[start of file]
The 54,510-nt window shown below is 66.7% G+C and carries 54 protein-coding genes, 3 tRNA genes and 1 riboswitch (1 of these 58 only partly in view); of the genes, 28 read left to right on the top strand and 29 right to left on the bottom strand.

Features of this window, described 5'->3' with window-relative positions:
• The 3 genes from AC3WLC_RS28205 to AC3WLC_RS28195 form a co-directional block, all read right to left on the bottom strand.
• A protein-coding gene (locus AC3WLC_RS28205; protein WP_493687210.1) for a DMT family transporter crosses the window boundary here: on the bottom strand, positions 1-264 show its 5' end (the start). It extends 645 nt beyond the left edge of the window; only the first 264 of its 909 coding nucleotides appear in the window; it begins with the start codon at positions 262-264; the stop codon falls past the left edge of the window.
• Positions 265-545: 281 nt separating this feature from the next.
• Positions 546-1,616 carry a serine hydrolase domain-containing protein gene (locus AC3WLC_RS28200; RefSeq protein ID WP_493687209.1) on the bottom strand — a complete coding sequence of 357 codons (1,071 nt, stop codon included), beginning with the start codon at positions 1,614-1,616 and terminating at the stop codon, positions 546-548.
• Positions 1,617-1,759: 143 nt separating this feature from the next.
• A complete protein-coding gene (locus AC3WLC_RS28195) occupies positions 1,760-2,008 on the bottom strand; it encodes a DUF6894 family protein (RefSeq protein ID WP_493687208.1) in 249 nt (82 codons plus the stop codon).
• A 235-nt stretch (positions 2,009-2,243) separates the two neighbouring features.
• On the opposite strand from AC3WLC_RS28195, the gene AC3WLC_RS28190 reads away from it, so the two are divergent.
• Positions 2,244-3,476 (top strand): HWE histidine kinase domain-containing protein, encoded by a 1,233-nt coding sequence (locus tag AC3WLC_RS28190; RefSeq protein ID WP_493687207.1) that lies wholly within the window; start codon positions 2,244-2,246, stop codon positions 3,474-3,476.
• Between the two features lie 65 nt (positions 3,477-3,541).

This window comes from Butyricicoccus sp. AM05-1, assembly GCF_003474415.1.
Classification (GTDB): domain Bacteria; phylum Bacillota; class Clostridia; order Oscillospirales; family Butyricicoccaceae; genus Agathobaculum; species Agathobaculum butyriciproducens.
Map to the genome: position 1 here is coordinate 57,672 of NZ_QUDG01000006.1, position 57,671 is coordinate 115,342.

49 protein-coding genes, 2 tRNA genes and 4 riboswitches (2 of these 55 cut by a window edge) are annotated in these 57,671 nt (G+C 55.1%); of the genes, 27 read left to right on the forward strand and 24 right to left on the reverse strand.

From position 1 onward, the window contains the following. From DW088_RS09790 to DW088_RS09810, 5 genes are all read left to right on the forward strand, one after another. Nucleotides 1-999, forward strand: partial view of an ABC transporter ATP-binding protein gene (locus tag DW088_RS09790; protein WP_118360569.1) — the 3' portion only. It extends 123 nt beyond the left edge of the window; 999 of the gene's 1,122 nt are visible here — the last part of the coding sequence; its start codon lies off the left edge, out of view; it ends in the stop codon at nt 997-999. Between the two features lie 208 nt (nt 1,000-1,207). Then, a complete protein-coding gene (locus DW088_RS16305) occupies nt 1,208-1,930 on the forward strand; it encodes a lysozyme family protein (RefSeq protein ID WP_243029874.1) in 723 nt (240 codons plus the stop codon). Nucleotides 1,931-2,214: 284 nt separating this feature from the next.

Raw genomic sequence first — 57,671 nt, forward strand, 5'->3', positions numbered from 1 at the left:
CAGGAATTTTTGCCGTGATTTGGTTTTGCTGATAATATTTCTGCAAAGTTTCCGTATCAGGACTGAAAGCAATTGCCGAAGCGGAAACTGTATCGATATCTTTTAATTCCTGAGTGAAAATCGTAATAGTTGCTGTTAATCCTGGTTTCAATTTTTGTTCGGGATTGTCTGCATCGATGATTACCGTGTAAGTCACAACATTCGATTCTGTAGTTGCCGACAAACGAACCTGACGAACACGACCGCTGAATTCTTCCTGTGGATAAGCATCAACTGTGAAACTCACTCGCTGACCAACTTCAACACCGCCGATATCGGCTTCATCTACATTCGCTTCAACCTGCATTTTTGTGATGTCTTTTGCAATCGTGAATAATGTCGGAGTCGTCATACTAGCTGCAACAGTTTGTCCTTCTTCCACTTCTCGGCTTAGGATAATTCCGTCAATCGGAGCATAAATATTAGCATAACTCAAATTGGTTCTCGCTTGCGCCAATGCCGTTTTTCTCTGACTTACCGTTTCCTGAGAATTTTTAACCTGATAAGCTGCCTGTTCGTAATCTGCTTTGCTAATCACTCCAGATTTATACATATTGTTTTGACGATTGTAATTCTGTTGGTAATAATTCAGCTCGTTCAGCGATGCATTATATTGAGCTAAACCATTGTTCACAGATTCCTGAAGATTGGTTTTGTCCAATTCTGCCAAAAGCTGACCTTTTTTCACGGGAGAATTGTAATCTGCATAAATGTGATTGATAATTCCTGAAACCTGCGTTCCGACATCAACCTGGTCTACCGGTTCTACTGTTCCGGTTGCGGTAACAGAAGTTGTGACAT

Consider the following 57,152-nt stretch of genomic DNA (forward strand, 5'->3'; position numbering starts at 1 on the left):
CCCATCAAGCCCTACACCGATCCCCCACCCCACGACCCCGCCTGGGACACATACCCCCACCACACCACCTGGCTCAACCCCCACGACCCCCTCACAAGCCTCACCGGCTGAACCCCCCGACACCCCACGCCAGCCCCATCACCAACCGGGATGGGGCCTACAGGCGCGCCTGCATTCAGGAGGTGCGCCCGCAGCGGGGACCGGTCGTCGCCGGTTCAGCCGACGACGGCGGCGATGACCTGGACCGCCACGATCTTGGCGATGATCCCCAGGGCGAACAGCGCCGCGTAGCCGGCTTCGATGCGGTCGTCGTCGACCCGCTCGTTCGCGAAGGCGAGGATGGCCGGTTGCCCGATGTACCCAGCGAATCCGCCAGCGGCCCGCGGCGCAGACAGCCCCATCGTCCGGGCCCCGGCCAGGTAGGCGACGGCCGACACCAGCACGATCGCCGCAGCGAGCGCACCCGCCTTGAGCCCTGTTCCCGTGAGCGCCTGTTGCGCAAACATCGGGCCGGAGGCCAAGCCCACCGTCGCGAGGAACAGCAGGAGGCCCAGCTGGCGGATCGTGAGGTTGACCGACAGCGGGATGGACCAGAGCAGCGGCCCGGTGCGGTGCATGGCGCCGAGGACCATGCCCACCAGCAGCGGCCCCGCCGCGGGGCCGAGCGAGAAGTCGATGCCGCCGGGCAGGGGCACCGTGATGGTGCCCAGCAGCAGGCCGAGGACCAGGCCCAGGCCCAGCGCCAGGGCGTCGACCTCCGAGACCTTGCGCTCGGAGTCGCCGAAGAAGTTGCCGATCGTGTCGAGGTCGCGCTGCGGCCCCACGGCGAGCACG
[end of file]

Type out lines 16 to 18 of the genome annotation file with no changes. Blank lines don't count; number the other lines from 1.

49 protein-coding genes, 2 tRNA genes and 4 riboswitches (2 of these 55 cut by a window edge) are annotated in these 57,671 nt (G+C 55.1%); of the genes, 27 read left to right on the forward strand and 24 right to left on the reverse strand.

From position 1 onward, the window contains the following. From DW088_RS09790 to DW088_RS09810, 5 genes are all read left to right on the forward strand, one after another. Nucleotides 1-999, forward strand: partial view of an ABC transporter ATP-binding protein gene (locus tag DW088_RS09790; protein WP_118360569.1) — the 3' portion only. It extends 123 nt beyond the left edge of the window; 999 of the gene's 1,122 nt are visible here — the last part of the coding sequence; its start codon lies off the left edge, out of view; it ends in the stop codon at nt 997-999. Between the two features lie 208 nt (nt 1,000-1,207). Then, a complete protein-coding gene (locus DW088_RS16305) occupies nt 1,208-1,930 on the forward strand; it encodes a lysozyme family protein (RefSeq protein ID WP_243029874.1) in 723 nt (240 codons plus the stop codon). Nucleotides 1,931-2,214: 284 nt separating this feature from the next.

Raw genomic sequence first — 57,671 nt, forward strand, 5'->3', positions numbered from 1 at the left: